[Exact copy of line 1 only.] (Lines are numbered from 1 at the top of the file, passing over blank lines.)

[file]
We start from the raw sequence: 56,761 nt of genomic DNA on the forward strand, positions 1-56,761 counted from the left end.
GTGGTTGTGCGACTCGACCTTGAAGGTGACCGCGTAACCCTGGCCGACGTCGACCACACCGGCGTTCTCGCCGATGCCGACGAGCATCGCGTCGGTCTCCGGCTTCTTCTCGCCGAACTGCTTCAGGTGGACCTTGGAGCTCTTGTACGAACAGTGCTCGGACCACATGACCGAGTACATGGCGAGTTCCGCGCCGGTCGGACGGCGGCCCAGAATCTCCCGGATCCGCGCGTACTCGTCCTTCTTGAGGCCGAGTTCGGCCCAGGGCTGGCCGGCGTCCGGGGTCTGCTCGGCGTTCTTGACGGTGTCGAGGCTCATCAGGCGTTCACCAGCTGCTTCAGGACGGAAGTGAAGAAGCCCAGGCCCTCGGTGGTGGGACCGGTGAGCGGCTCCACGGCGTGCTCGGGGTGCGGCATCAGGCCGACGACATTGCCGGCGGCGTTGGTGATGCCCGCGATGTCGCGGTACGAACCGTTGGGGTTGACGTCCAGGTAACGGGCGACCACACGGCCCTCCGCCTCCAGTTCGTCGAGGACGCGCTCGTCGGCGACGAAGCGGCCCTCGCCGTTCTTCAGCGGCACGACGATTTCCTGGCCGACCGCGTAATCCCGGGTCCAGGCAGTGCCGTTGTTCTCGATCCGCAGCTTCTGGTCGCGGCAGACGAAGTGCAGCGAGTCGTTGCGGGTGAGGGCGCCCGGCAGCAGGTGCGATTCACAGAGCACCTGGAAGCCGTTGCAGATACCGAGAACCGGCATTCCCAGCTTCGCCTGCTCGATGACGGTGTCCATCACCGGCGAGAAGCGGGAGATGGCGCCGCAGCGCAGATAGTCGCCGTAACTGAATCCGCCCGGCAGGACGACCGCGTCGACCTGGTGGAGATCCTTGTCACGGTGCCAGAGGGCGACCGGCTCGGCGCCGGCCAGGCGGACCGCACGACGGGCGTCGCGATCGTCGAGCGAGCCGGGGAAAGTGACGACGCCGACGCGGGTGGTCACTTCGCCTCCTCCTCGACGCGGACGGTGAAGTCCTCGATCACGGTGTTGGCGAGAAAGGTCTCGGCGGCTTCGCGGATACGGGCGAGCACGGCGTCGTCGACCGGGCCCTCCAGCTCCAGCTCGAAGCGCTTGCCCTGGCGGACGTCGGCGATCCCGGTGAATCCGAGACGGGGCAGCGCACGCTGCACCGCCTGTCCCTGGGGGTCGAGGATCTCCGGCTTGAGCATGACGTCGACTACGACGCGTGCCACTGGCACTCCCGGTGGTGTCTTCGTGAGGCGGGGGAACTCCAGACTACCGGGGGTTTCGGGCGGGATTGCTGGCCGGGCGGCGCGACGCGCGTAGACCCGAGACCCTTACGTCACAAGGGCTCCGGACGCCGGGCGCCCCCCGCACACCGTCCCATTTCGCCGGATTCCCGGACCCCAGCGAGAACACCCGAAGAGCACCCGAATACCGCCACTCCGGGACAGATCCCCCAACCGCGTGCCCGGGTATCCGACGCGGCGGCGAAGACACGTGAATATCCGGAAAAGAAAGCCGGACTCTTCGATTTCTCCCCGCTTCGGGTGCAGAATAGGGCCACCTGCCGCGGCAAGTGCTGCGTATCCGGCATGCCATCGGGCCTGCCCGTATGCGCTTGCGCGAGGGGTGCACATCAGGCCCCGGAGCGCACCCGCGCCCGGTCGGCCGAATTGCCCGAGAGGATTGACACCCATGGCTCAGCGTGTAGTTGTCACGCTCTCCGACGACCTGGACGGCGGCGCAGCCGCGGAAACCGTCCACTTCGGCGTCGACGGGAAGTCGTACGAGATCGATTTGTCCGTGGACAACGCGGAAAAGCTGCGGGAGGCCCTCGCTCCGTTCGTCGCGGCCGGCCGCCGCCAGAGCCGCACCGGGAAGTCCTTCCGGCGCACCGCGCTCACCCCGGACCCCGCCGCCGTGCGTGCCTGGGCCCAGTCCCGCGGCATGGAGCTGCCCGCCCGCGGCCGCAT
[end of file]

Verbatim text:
We start from the raw sequence: 56,761 nt of genomic DNA on the forward strand, positions 1-56,761 counted from the left end.